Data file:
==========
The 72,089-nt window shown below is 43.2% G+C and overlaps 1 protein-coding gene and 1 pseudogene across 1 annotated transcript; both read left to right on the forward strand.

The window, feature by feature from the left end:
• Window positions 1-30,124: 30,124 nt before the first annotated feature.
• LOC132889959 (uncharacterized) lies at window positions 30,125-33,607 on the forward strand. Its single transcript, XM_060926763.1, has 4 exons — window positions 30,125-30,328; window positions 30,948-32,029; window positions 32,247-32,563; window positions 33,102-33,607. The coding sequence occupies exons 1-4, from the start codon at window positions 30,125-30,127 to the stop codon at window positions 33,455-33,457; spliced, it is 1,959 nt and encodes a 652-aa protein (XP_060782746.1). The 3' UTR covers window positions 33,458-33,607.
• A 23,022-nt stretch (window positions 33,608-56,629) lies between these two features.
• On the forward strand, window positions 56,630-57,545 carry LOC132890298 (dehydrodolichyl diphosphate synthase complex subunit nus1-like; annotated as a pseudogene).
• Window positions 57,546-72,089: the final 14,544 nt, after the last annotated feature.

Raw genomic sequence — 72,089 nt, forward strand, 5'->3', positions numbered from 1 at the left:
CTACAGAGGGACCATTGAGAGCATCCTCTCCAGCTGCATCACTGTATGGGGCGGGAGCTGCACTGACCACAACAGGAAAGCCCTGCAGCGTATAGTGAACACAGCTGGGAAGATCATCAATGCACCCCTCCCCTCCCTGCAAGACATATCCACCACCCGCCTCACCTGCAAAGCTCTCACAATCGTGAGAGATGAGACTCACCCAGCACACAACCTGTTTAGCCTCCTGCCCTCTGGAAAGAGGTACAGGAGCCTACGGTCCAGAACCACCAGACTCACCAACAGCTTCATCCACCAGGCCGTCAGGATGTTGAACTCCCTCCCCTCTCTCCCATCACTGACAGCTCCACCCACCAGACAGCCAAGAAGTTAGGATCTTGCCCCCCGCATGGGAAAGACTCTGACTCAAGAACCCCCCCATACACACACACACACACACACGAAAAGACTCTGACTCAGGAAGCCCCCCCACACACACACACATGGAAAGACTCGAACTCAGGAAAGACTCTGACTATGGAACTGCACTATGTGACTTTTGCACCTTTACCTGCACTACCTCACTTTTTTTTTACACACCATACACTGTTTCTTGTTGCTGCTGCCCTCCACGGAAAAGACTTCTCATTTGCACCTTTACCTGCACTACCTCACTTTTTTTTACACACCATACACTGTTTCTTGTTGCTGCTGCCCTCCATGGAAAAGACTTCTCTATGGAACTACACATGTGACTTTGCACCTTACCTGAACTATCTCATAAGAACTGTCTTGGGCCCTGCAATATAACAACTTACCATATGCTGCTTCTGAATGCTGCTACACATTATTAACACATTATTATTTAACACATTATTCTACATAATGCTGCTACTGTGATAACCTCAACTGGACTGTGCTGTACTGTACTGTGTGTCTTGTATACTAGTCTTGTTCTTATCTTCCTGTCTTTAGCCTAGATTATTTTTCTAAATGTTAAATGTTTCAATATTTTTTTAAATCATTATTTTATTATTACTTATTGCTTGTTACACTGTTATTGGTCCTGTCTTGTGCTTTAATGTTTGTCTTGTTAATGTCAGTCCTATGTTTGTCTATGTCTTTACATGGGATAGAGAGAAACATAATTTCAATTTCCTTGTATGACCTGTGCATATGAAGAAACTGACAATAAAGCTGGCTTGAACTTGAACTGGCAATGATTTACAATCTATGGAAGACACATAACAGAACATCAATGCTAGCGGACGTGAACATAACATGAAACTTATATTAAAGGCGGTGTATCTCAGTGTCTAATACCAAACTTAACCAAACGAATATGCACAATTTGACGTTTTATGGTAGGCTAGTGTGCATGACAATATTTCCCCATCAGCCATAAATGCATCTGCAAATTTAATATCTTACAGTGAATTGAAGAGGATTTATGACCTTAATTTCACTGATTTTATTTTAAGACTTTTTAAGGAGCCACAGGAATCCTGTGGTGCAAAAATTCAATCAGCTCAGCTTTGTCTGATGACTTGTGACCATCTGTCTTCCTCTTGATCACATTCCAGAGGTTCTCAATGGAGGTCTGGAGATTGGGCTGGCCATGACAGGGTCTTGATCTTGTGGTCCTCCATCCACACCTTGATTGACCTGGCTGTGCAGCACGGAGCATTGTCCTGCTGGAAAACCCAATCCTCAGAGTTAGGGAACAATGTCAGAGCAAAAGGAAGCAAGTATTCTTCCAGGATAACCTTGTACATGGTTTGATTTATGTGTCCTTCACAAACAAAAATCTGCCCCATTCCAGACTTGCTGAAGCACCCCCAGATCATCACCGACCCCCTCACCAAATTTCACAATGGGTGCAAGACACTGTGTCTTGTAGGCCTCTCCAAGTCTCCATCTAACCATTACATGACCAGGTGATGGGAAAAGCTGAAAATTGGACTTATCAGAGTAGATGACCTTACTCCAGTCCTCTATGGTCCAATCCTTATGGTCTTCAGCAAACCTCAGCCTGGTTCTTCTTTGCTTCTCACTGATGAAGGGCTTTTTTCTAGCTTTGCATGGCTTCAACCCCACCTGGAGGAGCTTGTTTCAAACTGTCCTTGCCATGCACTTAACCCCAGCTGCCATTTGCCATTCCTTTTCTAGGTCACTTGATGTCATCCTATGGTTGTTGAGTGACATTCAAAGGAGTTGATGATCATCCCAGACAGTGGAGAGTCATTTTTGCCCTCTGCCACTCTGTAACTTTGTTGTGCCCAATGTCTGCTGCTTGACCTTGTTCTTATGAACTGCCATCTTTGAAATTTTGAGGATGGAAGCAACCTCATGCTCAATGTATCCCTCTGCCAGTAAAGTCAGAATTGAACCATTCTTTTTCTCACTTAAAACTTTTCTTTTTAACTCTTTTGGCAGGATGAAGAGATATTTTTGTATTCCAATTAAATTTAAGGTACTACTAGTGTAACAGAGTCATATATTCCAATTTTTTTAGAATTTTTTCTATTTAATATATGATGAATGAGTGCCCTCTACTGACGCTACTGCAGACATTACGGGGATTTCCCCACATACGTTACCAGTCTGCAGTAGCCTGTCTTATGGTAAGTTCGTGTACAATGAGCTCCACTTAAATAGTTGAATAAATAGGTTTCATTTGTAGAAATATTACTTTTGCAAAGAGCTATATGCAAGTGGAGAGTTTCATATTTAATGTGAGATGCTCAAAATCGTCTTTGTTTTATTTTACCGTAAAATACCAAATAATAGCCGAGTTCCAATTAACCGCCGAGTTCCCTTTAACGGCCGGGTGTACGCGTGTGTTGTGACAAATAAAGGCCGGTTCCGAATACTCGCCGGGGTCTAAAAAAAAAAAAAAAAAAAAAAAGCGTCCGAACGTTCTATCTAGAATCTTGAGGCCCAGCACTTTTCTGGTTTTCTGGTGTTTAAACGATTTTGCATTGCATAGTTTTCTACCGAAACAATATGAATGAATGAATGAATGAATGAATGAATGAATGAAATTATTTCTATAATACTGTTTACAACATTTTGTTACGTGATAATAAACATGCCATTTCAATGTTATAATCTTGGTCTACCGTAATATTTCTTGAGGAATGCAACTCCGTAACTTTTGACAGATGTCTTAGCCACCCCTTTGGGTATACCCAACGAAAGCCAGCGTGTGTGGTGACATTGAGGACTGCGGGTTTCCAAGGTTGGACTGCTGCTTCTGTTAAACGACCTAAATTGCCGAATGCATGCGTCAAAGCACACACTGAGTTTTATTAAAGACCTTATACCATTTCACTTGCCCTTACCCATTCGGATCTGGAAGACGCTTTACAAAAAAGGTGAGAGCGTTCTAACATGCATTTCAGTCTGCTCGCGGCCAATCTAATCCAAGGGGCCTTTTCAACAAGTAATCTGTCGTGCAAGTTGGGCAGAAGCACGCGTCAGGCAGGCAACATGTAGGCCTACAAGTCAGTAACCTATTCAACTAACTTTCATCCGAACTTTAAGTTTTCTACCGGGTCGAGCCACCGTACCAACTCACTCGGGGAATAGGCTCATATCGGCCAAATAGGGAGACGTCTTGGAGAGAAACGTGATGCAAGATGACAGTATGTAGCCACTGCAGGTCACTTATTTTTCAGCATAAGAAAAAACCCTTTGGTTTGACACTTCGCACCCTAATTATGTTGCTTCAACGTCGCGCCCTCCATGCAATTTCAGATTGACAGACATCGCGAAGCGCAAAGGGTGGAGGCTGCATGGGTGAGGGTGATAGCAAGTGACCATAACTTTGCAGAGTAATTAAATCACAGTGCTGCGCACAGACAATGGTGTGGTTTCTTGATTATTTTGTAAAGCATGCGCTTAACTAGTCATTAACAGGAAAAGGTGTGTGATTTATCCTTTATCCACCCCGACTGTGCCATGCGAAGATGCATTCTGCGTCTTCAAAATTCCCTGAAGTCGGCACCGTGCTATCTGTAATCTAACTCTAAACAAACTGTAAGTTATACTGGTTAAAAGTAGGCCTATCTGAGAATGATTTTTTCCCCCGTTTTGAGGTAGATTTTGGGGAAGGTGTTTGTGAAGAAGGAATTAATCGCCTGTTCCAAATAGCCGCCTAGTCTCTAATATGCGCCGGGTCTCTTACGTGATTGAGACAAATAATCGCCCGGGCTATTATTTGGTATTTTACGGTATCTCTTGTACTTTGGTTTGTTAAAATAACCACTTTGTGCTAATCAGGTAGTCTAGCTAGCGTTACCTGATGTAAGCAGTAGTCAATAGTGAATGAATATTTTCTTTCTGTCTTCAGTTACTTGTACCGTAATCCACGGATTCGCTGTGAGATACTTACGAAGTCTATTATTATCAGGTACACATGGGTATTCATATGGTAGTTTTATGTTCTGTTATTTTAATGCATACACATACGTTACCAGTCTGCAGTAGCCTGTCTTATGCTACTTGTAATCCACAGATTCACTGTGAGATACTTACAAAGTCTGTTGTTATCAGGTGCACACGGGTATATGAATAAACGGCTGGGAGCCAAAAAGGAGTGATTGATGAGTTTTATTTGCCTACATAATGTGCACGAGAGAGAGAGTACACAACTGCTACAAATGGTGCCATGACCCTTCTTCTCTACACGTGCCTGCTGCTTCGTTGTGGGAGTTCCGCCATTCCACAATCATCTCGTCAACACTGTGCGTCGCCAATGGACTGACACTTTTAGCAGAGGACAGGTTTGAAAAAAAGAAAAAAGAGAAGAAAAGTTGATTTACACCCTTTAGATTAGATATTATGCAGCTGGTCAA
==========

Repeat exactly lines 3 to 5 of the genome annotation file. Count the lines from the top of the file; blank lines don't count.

• Window positions 1-30,124: 30,124 nt before the first annotated feature.
• LOC132889959 (uncharacterized) lies at window positions 30,125-33,607 on the forward strand. Its single transcript, XM_060926763.1, has 4 exons — window positions 30,125-30,328; window positions 30,948-32,029; window positions 32,247-32,563; window positions 33,102-33,607. The coding sequence occupies exons 1-4, from the start codon at window positions 30,125-30,127 to the stop codon at window positions 33,455-33,457; spliced, it is 1,959 nt and encodes a 652-aa protein (XP_060782746.1). The 3' UTR covers window positions 33,458-33,607.
• A 23,022-nt stretch (window positions 33,608-56,629) lies between these two features.